Booster Seat (8 - 12 Years Old)

After your child has outgrown their forward-facing car seat and once the car seat belt fits properly you can graduate your child to a booster seat. Generally speaking, car seat belts fit properly when children are at least 57 inches. If your car has adjustable seat belt positions by the shoulder anchoring point you may need to lower them to accomodate your childs shorter frame.

Car Seat Belts (12+ Years Old)

The ideal height for using the car's safety belt is 57 inches. For the belt to fit correctly the lap belt must lie snugly across the upper thighs and the shoulder belt should lay across the chest. If the belt is across the stomach, face or the neck your child isn't ready to use it. Additionally, the child should always ride on the back seat since it’s safer than the front.

How can parents encourage toddlers to buckle up?
Parents should start promoting the use of seat belts from a tender age. By molding safe behavior early on parents will instill the importance of wearing a seat belt throughout a child's life. With persistence and strictness a parent can use the following tips to ensure that their children are always buckled up.

Lead By Example

As a parent you're the perfect example for your child. Since children often mimic what they see you should always put on your own seat belt. By persistently encouraging the use of seat belt your children will mimic your safe behavior and internalize the benefits that come with the action.

Reinforce Good Behavior

Once your child reaches the age where they have the dexterity to buckle their own seat belt you should offer words of encouragement when they manage to do it on their own. It's normal if they struggle at first but with some guidance and persistant positive reinforcement they'll be doing it on their own before you know it. Maintain the positive reinforcement until putting on a seat belt becomes an automatic thing with your child.

Denounce Bad Behavior

Unfortunately children can be a bit mischievous at times. If you catch your child removing their seat belt or the seat belt of another passenger you should reprimand them and let them know that doing that sort of thing is very dangerous and that it wont be tolerated. Your child might think it's a harmless game to unbuckle a seat belt while underway but it's a serious danger. Taking off seat belts while underway is something we've experienced with our own children. Fortunately no harm came but you have to remain vigalent. Nobody knows when/if they're going to be in an accident so stay prepared.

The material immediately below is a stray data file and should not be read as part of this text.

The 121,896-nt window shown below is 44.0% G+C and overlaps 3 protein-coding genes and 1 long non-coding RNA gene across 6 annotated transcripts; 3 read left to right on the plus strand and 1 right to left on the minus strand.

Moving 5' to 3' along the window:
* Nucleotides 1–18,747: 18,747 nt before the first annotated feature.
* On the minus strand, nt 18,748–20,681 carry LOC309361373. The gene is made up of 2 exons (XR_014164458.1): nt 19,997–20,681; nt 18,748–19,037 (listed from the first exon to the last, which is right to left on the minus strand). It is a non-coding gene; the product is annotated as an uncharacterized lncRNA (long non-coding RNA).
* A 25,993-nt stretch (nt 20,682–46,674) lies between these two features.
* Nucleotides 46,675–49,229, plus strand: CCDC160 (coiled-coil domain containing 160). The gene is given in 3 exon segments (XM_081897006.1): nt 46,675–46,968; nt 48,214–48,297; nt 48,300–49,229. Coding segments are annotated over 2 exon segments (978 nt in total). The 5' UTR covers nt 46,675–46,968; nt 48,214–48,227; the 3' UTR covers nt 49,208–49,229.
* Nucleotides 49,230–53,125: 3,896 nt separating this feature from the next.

Emphasize The Consequences

Talk to your child about the severe hazards that failure using the seat belts can lead to. As children get older they can begin to appreciate cause and effect. If they understand that not wearing a seat belt could result in serious injury they'll be more inclinded to cooperate with wearing a seat belt and even put it on themselves.

Stick To A Seat

If your child isn't ready for the car seat belt yet be sure to use a car seat every time you travel with your child. No matter how short the trip is ensure that your child is bucked up in age appropriate seating. If you treat this as an automatic part of life your child will adapt the automatic behavior too. If your child rides along with other family members or friends make sure that they have the appropriate seat for your child. If they don't make sure your child's seat goes with them so that they're using the appropriate seating arrangement.

Break As Needed

Long journeys can be tiring for a young child. However you should never take off your child's seat belt while the vehicle is moving. If the child wants to stretch find a parking spot and let them out to stretch. If you're planning a long road trip you may need to plan on making a stop or two even if you don't need to just so your child can take a break from being seated.

Our Final Take
As a parent you should never get on the road without your child putting on their seat belt. We'd be failing our children if we didn't teach them the importance of buckling up every time they get in a car. With seat belt laws now passed in most US states you have some additional incentives for making sure all occupants are buckled up. Enforcing this law on our children ensures that they're safer in the car which is always a good thing. Going by the statistics we've seen above wearing seat belts should be the norm for everyone, parents included. Seat belts are the simplest car safety gadgets available to help protect our children.